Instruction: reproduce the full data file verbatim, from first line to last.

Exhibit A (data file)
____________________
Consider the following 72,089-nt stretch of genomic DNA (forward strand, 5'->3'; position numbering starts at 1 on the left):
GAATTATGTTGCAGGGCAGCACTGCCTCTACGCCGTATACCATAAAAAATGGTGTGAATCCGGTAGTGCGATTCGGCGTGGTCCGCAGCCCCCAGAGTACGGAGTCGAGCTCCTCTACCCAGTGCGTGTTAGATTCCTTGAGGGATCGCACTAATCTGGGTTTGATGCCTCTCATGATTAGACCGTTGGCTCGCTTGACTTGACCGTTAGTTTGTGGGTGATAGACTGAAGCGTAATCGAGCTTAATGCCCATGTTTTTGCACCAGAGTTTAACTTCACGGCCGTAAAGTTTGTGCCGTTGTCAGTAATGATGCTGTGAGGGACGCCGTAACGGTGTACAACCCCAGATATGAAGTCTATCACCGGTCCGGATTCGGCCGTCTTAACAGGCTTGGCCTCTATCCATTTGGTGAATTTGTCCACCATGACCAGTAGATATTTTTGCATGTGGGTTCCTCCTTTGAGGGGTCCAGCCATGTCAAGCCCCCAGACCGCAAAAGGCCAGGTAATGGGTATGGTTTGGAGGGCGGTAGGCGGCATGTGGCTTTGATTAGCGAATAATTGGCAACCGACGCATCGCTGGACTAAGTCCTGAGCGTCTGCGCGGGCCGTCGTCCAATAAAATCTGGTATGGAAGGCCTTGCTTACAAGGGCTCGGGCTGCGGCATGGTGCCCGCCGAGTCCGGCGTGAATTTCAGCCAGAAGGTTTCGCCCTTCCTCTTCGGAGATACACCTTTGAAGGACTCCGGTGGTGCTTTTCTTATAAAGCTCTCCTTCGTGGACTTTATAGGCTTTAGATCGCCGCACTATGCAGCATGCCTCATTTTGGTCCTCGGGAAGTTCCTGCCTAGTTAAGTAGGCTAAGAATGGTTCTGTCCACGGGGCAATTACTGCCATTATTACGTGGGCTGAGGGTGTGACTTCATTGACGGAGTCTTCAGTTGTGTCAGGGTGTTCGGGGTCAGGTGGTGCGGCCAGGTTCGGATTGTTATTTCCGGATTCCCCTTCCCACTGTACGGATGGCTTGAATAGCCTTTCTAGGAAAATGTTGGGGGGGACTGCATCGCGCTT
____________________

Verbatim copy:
Consider the following 72,089-nt stretch of genomic DNA (forward strand, 5'->3'; position numbering starts at 1 on the left):
GAATTATGTTGCAGGGCAGCACTGCCTCTACGCCGTATACCATAAAAAATGGTGTGAATCCGGTAGTGCGATTCGGCGTGGTCCGCAGCCCCCAGAGTACGGAGTCGAGCTCCTCTACCCAGTGCGTGTTAGATTCCTTGAGGGATCGCACTAATCTGGGTTTGATGCCTCTCATGATTAGACCGTTGGCTCGCTTGACTTGACCGTTAGTTTGTGGGTGATAGACTGAAGCGTAATCGAGCTTAATGCCCATGTTTTTGCACCAGAGTTTAACTTCACGGCCGTAAAGTTTGTGCCGTTGTCAGTAATGATGCTGTGAGGGACGCCGTAACGGTGTACAACCCCAGATATGAAGTCTATCACCGGTCCGGATTCGGCCGTCTTAACAGGCTTGGCCTCTATCCATTTGGTGAATTTGTCCACCATGACCAGTAGATATTTTTGCATGTGGGTTCCTCCTTTGAGGGGTCCAGCCATGTCAAGCCCCCAGACCGCAAAAGGCCAGGTAATGGGTATGGTTTGGAGGGCGGTAGGCGGCATGTGGCTTTGATTAGCGAATAATTGGCAACCGACGCATCGCTGGACTAAGTCCTGAGCGTCTGCGCGGGCCGTCGTCCAATAAAATCTGGTATGGAAGGCCTTGCTTACAAGGGCTCGGGCTGCGGCATGGTGCCCGCCGAGTCCGGCGTGAATTTCAGCCAGAAGGTTTCGCCCTTCCTCTTCGGAGATACACCTTTGAAGGACTCCGGTGGTGCTTTTCTTATAAAGCTCTCCTTCGTGGACTTTATAGGCTTTAGATCGCCGCACTATGCAGCATGCCTCATTTTGGTCCTCGGGAAGTTCCTGCCTAGTTAAGTAGGCTAAGAATGGTTCTGTCCACGGGGCAATTACTGCCATTATTACGTGGGCTGAGGGTGTGACTTCATTGACGGAGTCTTCAGTTGTGTCAGGGTGTTCGGGGTCAGGTGGTGCGGCCAGGTTCGGATTGTTATTTCCGGATTCCCCTTCCCACTGTACGGATGGCTTGAATAGCCTTTCTAGGAAAATGTTGGGGGGGACTGCATCGCGCTT